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Ask the experts: Organics

Q: "I've heard organic food is more nutritious than inorganically grown produce. Should I be trying to eat more organics?"

(Name not supplied)

A: There doesn't seem to be any consensus about this yet: some research says yes, some says no. And when more nutrients have been found in organic produce, the difference has been too small to be nutritionally important.

There is consensus that organics have lower levels of pesticide residues. Some organically grown crops have also been shown to contain fewer nitrates; under certain conditions, nitrates can be converted to carcinogens in our bodies. A newer area of research is finding that organics may contain higher levels of antioxidants and other photochemicals. One theory suggests that because organic plants are not protected by pesticides, they produce higher amounts of these protective chemicals themselves.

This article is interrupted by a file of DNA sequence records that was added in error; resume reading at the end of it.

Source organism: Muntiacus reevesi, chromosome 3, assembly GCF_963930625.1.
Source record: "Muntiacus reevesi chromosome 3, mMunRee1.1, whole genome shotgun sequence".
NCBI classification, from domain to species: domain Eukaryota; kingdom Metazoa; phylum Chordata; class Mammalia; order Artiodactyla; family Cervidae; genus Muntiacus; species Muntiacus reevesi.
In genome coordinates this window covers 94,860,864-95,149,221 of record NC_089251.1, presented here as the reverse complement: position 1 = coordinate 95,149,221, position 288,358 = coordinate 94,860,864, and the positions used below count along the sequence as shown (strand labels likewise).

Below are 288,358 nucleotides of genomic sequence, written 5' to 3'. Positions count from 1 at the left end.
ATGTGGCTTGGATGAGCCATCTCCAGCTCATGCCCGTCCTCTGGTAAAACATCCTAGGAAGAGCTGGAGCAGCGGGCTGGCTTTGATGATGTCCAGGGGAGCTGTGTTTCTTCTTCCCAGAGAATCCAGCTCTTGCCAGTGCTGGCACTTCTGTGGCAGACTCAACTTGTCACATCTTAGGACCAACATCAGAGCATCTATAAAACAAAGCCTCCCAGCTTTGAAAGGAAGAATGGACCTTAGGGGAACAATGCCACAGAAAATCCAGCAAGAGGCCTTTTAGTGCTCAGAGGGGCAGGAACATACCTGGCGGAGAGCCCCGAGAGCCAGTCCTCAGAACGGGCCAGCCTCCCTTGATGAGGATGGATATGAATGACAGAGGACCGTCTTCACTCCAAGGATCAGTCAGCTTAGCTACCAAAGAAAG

For all of this interesting research, the differences between organics and conventional produce have not been shown to be at a level that would have a significant impact on human health. While many people choosing organics do so because they believe they are healthier, this is not currently supported by the evidence.